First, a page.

When you increase the CORING from say 0 to +4, aren't you "increasing" the detail along with the noise? Or does it work the other direction?
No, increasing the Coring helps remove noise.

from Canon's XL2 pages on their website...

Quote:
Coring (-6 to +6)


The Coring function on the XL2 is useful in helping to remove image "noise." Coring removes fine detail information that is not a major contributor to the picture detail but which adds noise to the image. You can adjust just how much detail information is removed -- just enough coring to reduce picture noise, but not enough to hurt the detail in the image.
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Old November 8th, 2006, 08:18 AM   #11
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Exactly what I was looking for. Thanks Greg!

Really looking forward to this discussion of settings.
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Old November 8th, 2006, 09:22 AM   #12
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What it comes down to is a bit of tradeoff and settings. If you add noise reduction (NR1 and NR2) and setup higher detail coring and tweak line detailing, you risk the loss of fine details and possible "trailing" can come into play exaggerated even more with the lower shutter speeds necessary to achieve very good low-light recording. Lower frame rates help as do open apertures but the real assets lie dormant in the custom settings.....I'm guessing XH A1 owners will become very proficient with their custom settings as the auto settings introduce too much noise at lower light levels.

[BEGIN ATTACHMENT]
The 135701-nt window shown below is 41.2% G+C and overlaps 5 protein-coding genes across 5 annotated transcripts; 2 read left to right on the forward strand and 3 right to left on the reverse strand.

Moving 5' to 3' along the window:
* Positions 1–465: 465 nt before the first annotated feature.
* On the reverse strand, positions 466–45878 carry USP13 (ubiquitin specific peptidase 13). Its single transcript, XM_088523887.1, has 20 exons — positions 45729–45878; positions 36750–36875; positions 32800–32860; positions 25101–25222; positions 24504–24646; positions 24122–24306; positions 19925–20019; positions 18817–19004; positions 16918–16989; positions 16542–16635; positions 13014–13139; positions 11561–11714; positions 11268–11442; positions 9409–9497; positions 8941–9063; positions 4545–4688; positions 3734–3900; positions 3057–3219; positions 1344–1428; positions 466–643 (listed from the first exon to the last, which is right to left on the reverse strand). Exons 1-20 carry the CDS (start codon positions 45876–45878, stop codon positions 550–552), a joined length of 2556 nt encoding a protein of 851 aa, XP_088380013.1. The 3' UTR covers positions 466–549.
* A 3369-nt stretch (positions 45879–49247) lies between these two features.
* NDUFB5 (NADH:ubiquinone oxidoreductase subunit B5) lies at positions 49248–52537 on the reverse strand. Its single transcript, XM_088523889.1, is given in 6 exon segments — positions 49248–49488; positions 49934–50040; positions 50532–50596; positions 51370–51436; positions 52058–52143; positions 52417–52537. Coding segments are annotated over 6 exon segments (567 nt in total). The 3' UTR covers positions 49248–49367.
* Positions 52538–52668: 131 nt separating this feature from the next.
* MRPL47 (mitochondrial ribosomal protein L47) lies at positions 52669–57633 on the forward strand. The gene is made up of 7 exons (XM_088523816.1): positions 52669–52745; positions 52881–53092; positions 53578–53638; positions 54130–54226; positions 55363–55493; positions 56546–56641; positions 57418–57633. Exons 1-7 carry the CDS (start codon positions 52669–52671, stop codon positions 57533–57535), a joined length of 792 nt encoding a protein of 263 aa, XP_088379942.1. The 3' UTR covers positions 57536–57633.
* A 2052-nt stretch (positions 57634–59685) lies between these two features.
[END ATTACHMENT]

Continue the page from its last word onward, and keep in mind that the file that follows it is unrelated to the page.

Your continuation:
More than ever this camera will demand mastery of it's custom settings and will reward the user with much better low-light performance. The term "Prosumer" has increased relevance with this camera as the end user will need to fully understand knee-point adjustment, black stretch, master pedestal, gamma curves etc to get the most of this "Prosumer" camcorder.

Professional camcorders for the consumer public- ...we all asked for it- Canon gave it to us!
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Old November 8th, 2006, 09:37 AM   #13
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I am afan or crushing blacks in camera, namely because most noise shows up in dark areas, and I would rather eliminate it. Also, I find black far more appealing than, dull, grey, noisy anything... film registers black as black (with much more latitude of course!) so I like having a lot of latitude in highlights, and crushing the black levels right down!